Another visual similarity to Chaplin involves the reliance on screens and artificial means of communication; “There's actually a nice parallel between this largely silent film and Chaplin's first sound film, Modern Times. In that one, the silent clown used the soundtrack mostly for music and effects, not for speech, just as Pixar does here. Chaplin only let you hear a human voice a couple of times, and only on some sort of mechanical contraption — say a closed-circuit TV screen — to emphasize its artificiality. It was his way of saying to the sound world, "OK, everybody's doing this talking thing now, but look how much more expressive our silent world is" (NPR, Bob Mondello, June 27, 2008, 'Wall-E,' Speaking Volumes with Stillness and Stars https://www.npr.org/templates/story/story.php?storyId=91894500 Heard on All Things Considered). This point proves to be even more relevant when you consider the heavy reliance on holographic screens and video chats that we see the humans constantly using on the space cruise. Only when the human couple stops looking at their screens do they have meaningful communication, eventually falling in love. The humans on the cruise are, in a sense, enslaved by this technology, the only cure is old-fashion face-to-face communication.
Behind the Scenes of WALL-E: https://www.youtube.com/watch?v=1-8_kwi056w
From Imdb.com, WALL-E and Eve. The old and the new falling in love.
Of course, we can’t ignore the ecological message in the movie. From the beginning we see how inundated the Earth is with trash and debris, we even see heavy smog in the sky, and space garbage floating around our planet. The WALL-E robots were created to clean up the planet, it took them all so long that they simply died off. Leaving this WALL-E alone with his pet cockroach. All that garbage was a mess made by the humans; us.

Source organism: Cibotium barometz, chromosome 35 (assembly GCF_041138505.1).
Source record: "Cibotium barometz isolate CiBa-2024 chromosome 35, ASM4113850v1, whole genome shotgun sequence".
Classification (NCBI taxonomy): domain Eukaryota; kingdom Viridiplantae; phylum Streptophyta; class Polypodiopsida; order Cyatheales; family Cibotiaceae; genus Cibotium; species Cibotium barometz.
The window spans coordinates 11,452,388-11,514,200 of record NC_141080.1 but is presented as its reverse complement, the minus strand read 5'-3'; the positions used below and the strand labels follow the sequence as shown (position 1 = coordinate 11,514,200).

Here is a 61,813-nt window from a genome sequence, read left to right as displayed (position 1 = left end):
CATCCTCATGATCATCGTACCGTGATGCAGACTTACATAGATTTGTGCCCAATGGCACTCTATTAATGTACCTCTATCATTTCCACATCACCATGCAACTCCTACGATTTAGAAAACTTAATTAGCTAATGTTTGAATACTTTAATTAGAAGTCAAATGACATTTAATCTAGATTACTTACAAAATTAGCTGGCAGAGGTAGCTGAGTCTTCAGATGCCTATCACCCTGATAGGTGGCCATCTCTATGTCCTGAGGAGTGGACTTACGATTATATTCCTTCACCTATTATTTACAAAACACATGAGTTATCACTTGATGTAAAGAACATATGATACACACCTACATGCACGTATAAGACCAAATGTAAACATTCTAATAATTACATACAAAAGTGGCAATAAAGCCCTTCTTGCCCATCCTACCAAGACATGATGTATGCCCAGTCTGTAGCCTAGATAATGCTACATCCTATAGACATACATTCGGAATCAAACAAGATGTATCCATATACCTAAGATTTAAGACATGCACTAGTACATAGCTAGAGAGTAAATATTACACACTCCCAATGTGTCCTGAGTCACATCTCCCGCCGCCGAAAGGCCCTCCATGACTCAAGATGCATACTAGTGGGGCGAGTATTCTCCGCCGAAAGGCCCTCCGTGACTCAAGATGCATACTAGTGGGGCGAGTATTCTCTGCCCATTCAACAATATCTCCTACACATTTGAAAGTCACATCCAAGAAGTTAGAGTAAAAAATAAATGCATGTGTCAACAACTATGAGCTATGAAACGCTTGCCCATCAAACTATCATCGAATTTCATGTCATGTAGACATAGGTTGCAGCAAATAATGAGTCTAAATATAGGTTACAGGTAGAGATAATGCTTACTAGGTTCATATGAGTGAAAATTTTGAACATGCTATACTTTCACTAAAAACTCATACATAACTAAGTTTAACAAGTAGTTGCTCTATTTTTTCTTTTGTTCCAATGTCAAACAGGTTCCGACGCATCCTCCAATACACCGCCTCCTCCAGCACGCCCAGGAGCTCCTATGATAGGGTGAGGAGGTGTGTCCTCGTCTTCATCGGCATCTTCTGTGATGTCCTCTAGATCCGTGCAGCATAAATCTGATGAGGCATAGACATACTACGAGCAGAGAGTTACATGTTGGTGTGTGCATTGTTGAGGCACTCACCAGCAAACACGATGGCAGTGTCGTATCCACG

The processes of littering, pollution, de-forestation, lack of resource conservation, and overdevelopment had turned the planet into a dirty, garbage filled, wasteland. It’s a pretty difficult message to ignore. All of these points are lost on WALL-E as he happily goes about his day-to-day routine, saving unique knickknacks to add to his elaborate collection. He is innocent of it all. This is his normal, he hasn’t seen Earth look any other way.
From Imdb.com, WALL-E discovers a sign of life on Earth, a plant.
When WALL-E finds the plant, he knows instantly that it is something special. He has never seen something green like it before. The plant is also the thing that ultimately brings Eve to him. As viewers we understand that the tiny plant is also symbolic of the resilience of nature. Despite all the odds against it, it still grew. The plant gives the cruise captain hope to break the oppression forced upon him by his evil robot assistant (eerily similar in design to HAL from 2001: A Space Odyssey (1968) ). It also serves as a source of motivation for the humans. They eventually return to Earth and learn that they must care and nurture the planet. A simple message for a family movie in many respects, but it’s an extremely poignant and important one. The movie also does an excellent job of not making its message political, it’s a relevant and wholesome message. By not forcing any kind of political angle on the viewer, the narrative is made pure, and ultimately, it’s more easily accepted by the audience.
There are many reasons I love WALL-E; its message, its love story, its visual humor. It’s still one of my favorite animated movies of all time, and it has held a special place in my heart since I first saw it at a drive-in movie theater (yes, you heard me) with my family. I don’t often go back and watch animated movies, so if you know me you know that if I do, that movie is really special to me, and WALL-E is definitely very special.
Written by Emily E Laird.
Further readings available at: https://medium.com/@thefilmjournal